What Will Change? What Will Remain? - Rev Dirk
The reason for beginning this series of blogs is to look ahead to substantial changes imminent in the structure of the United Church of Canada, something that hasn’t taken place since the church’s founding in 1925. In all likelihood, the structure of the United Church of Canada will be significantly changed as of January 1, 2019. For a brief overview of why this change is needed I would recommend viewing this brief video: https://www.youtube.com/watch?v=XDB-jPnhSKk&t=22s . This video clip also talks about the whys and hows of funding for the continued work of our national church, starting next year.
While the video shows what will change in structures and processes, I believe that the most important things will remain.
In my first blog on this topic, I referred to an article by Kathryn Dorrell, a woman whose Christian faith was rekindled and deepened by her connection with a congregation in Toronto that took seriously its commitment to LGBTQ2 members in her community.
Next, I started to share my own experience of the United Church of Canada in the early 1960s, in my case at Tofield United Church. My German immigrant parents were welcomed there during a time when Germans were still seen with a significant level of post-war suspicion and mistrust. Germans were “outsiders” and, because of that, so was my own family.
Then I made the connection between my family’s experience and that of LGBTQ2 people—the importance, even sacredness of the safety, care and welcome for all people, especially those considered outsiders by many.
These stories have two things in common. First, is the wider United Church of Canada. The national part of our church body has taken official stands on a number of important, sometimes controversial topics over the decades. In addition to its position on gender identity and sexuality, the United Church of Canada has also over the years discussed and put into practice policies such as the ordination of women, the use and abuse of alcohol, interfaith dialogue, apartheid in South Africa, Canada’s history with its First Nation treaty partners, and Israel-Palestine relations, to name a few.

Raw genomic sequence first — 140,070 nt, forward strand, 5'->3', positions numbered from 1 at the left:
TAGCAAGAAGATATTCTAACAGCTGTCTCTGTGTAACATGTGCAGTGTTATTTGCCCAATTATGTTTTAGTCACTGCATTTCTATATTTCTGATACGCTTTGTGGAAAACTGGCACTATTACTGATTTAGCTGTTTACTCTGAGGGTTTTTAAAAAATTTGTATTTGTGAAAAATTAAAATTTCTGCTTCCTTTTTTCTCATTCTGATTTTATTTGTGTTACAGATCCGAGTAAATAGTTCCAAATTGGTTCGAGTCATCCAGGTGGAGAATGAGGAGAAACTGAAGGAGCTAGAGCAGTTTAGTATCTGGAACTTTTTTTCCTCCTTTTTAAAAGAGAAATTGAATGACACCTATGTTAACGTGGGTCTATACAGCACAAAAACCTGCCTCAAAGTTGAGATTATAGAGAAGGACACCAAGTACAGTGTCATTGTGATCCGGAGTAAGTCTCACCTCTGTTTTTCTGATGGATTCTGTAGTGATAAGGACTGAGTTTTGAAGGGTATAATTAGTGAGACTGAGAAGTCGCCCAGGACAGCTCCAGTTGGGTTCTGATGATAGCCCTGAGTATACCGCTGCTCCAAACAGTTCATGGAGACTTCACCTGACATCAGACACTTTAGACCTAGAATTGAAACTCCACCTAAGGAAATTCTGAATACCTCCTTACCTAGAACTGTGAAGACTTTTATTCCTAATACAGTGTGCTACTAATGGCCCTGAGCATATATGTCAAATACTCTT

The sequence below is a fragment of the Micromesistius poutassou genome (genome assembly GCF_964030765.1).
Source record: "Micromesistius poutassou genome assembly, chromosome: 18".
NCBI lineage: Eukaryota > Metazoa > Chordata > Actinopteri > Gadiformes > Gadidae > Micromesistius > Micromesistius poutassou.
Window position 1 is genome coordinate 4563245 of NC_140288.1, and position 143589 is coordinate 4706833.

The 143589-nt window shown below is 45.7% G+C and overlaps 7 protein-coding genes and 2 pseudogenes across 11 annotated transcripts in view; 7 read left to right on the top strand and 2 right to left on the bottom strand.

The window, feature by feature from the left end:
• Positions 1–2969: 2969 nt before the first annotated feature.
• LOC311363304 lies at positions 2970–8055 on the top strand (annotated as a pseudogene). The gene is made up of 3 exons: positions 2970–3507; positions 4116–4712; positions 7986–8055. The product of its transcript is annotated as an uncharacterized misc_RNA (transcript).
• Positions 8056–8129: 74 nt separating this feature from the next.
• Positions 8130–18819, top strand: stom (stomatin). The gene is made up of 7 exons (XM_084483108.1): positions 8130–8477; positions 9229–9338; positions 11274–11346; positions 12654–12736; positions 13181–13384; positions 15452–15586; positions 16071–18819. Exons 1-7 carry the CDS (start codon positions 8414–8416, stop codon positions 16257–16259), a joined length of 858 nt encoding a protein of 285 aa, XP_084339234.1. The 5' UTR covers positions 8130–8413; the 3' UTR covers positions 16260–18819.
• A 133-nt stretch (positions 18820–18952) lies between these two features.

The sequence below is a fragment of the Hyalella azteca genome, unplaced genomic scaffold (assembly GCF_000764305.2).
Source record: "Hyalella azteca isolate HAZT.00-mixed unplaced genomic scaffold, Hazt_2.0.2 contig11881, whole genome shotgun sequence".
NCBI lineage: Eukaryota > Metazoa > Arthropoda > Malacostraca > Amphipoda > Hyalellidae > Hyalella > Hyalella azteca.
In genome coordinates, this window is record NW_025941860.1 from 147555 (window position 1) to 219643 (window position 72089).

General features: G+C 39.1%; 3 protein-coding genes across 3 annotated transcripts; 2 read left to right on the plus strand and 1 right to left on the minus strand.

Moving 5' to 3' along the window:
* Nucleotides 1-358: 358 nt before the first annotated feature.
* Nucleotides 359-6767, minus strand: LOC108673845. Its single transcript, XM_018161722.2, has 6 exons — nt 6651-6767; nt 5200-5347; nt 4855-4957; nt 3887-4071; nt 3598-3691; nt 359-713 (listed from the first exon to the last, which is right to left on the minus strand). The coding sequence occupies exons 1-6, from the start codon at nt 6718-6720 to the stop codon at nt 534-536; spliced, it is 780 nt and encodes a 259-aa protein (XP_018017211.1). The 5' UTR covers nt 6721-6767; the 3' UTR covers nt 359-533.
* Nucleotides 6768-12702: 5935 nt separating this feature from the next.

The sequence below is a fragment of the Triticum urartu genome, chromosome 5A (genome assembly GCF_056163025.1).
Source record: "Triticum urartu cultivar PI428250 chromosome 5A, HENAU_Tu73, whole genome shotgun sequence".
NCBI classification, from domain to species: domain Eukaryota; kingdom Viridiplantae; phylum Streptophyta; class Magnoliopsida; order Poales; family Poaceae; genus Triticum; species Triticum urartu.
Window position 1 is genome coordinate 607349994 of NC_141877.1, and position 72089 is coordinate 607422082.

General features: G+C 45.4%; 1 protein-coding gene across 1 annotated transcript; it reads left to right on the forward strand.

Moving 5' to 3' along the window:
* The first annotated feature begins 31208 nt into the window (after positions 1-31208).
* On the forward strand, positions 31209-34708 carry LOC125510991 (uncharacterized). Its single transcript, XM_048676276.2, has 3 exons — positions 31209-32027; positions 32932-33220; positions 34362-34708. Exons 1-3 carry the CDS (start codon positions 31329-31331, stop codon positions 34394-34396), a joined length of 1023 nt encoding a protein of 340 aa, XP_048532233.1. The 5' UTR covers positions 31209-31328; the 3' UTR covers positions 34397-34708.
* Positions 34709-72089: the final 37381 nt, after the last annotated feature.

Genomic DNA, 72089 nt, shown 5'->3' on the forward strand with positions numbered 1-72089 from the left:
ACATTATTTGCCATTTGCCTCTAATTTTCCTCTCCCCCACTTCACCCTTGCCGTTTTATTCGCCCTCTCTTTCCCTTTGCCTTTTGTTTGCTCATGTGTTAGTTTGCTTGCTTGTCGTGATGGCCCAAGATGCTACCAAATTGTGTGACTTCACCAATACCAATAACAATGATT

Second is the role of local communities of faith. Policies on the topics I just mentioned (including the formation of our denomination in the first place!) all originated from those “close to the action,” - congregations and other forms of ministry at the grass roots throughout our country and sometimes elsewhere in the world, where life meets faith and vice versa. Our faith is rooted and practiced in our relationships with those around us.
In other words, what will not change as of January 1 is the vital roles of congregations and other communities of faith within the United Church of Canada. What will also not change is the unfailing commitment of our national church to gather, develop,
communicate and help us put into action the best ways we know to continue to be followers of Jesus, now and into the future.
Next week: General Council 43 begins.
For much more on the United Church of Canada, please visit www.united-church.ca.